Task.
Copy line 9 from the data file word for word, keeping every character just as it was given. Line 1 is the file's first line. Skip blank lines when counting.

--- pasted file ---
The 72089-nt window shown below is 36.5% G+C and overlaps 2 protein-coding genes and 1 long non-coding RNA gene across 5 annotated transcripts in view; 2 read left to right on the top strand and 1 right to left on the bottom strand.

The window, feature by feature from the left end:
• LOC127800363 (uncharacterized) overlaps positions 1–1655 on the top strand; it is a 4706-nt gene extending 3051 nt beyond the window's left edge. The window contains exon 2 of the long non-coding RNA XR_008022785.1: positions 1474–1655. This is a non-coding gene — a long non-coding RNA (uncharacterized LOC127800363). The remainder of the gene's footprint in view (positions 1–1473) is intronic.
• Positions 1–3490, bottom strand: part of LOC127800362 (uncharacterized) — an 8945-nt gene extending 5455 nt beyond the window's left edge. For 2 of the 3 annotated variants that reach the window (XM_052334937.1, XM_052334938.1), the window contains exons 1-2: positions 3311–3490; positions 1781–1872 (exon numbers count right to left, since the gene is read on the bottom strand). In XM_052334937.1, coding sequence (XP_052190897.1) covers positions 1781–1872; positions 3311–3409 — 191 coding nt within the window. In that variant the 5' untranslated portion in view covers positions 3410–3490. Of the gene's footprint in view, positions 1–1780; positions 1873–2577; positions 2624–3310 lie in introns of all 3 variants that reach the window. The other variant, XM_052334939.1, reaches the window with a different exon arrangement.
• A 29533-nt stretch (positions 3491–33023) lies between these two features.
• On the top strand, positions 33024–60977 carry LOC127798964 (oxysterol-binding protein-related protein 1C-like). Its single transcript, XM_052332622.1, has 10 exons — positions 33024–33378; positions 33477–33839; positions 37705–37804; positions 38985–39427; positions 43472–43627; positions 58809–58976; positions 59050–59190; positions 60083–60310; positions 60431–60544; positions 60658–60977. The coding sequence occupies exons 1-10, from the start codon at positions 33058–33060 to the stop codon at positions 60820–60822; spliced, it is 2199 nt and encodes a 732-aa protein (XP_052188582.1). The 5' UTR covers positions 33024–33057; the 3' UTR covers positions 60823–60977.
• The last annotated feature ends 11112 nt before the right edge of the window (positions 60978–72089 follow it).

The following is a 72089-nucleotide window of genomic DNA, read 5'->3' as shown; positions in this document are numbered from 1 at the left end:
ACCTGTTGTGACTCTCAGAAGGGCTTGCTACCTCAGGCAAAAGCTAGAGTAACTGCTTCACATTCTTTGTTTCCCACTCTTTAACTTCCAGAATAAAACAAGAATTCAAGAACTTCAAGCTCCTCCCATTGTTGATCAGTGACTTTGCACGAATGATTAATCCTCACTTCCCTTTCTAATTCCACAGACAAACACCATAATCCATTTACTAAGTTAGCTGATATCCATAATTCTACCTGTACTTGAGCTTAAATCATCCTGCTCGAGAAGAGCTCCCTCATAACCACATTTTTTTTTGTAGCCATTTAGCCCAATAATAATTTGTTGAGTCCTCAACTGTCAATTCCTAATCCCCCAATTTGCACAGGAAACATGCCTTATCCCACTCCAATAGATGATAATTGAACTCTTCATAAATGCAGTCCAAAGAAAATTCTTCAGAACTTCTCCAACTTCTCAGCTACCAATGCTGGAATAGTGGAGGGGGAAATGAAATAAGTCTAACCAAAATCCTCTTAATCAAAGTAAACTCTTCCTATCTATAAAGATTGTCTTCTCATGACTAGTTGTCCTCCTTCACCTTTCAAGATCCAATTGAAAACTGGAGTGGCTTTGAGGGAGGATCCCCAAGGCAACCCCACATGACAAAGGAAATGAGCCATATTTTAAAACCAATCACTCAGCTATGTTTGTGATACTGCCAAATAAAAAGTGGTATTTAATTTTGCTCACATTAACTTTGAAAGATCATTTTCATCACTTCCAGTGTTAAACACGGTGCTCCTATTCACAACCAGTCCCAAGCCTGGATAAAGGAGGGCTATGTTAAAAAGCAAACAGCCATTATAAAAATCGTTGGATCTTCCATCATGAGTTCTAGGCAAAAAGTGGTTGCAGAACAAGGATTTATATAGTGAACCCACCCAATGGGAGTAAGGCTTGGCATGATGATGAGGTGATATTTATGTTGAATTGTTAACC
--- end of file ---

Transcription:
ACCTGTTGTGACTCTCAGAAGGGCTTGCTACCTCAGGCAAAAGCTAGAGTAACTGCTTCACATTCTTTGTTTCCCACTCTTTAACTTCCAGAATAAAACAAGAATTCAAGAACTTCAAGCTCCTCCCATTGTTGATCAGTGACTTTGCACGAATGATTAATCCTCACTTCCCTTTCTAATTCCACAGACAAACACCATAATCCATTTACTAAGTTAGCTGATATCCATAATTCTACCTGTACTTGAGCTTAAATCATCCTGCTCGAGAAGAGCTCCCTCATAACCACATTTTTTTTTGTAGCCATTTAGCCCAATAATAATTTGTTGAGTCCTCAACTGTCAATTCCTAATCCCCCAATTTGCACAGGAAACATGCCTTATCCCACTCCAATAGATGATAATTGAACTCTTCATAAATGCAGTCCAAAGAAAATTCTTCAGAACTTCTCCAACTTCTCAGCTACCAATGCTGGAATAGTGGAGGGGGAAATGAAATAAGTCTAACCAAAATCCTCTTAATCAAAGTAAACTCTTCCTATCTATAAAGATTGTCTTCTCATGACTAGTTGTCCTCCTTCACCTTTCAAGATCCAATTGAAAACTGGAGTGGCTTTGAGGGAGGATCCCCAAGGCAACCCCACATGACAAAGGAAATGAGCCATATTTTAAAACCAATCACTCAGCTATGTTTGTGATACTGCCAAATAAAAAGTGGTATTTAATTTTGCTCACATTAACTTTGAAAGATCATTTTCATCACTTCCAGTGTTAAACACGGTGCTCCTATTCACAACCAGTCCCAAGCCTGGATAAAGGAGGGCTATGTTAAAAAGCAAACAGCCATTATAAAAATCGTTGGATCTTCCATCATGAGTTCTAGGCAAAAAGTGGTTGCAGAACAAGGATTTATATAGTGAACCCACCCAATGGGAGTAAGGCTTGGCATGATGATGAGGTGATATTTATGTTGAATTGTTAACC